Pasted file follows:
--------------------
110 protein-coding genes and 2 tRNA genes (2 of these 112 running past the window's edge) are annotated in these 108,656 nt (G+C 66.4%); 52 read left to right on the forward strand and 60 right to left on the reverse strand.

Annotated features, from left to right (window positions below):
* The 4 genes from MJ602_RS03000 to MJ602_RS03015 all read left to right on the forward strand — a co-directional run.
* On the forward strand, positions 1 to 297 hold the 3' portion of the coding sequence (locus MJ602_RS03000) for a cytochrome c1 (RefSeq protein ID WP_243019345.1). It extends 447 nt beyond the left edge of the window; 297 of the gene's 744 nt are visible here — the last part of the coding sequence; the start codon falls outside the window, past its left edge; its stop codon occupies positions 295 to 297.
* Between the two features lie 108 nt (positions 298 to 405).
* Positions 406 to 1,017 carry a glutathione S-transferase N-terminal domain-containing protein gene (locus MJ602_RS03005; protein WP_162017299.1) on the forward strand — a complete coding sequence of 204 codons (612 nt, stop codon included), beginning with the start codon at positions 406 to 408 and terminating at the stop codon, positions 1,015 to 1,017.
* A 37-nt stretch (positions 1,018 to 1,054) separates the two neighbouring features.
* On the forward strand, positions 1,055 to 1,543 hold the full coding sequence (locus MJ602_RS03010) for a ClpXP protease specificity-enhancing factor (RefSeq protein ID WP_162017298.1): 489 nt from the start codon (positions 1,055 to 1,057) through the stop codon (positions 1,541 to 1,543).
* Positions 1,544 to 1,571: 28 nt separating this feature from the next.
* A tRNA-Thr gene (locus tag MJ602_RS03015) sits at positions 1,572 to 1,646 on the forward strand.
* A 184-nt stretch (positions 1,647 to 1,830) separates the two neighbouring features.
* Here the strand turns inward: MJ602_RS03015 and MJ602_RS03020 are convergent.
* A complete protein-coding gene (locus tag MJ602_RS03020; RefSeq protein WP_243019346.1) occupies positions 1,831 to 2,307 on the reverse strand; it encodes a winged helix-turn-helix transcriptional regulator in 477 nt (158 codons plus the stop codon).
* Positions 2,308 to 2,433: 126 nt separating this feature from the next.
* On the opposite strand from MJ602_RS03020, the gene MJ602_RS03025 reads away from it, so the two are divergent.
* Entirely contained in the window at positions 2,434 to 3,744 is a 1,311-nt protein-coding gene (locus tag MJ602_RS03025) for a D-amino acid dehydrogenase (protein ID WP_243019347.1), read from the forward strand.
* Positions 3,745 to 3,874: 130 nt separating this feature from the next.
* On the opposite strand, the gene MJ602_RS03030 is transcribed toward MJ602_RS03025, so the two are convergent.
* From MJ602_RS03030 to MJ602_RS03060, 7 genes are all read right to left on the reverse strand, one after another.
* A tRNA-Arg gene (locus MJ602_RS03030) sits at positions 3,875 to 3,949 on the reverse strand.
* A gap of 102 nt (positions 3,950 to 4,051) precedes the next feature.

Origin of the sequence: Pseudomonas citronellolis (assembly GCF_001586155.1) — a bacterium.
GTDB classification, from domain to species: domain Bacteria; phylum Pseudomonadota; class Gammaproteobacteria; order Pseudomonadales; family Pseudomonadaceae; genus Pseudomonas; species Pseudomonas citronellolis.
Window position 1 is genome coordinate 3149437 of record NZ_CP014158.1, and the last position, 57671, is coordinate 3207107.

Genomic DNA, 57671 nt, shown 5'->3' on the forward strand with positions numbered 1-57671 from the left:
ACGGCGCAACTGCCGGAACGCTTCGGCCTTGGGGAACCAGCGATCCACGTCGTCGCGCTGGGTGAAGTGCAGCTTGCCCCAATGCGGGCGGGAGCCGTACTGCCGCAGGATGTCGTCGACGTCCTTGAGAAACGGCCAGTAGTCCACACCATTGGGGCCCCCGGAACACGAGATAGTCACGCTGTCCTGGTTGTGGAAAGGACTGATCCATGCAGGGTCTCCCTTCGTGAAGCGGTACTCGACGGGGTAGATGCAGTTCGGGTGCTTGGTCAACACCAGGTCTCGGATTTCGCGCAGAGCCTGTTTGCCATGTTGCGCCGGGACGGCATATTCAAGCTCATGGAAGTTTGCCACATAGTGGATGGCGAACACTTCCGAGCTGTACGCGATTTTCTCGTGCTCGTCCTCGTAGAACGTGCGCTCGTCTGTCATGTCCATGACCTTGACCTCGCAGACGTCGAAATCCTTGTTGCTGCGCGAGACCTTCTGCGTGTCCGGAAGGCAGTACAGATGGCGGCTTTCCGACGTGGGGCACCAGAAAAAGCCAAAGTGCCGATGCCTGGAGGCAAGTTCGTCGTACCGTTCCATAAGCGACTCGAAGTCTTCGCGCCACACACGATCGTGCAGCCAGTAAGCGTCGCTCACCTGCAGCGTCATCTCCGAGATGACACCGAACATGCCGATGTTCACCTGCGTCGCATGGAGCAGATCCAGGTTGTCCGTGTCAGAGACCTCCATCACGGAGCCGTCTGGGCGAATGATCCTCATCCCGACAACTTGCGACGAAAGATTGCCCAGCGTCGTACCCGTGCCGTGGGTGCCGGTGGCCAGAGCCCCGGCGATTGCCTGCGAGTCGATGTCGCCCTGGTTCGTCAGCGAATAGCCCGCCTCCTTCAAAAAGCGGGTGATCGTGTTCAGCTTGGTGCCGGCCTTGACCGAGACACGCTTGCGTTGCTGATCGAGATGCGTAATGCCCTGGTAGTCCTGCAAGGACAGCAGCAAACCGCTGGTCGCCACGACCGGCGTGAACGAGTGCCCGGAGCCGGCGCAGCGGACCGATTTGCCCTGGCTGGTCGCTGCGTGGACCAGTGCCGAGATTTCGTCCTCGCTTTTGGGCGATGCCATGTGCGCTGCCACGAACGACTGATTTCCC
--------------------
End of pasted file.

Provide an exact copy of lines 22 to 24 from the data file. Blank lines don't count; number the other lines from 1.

Origin of the sequence: Pseudomonas citronellolis (assembly GCF_001586155.1) — a bacterium.
GTDB classification, from domain to species: domain Bacteria; phylum Pseudomonadota; class Gammaproteobacteria; order Pseudomonadales; family Pseudomonadaceae; genus Pseudomonas; species Pseudomonas citronellolis.
Window position 1 is genome coordinate 3149437 of record NZ_CP014158.1, and the last position, 57671, is coordinate 3207107.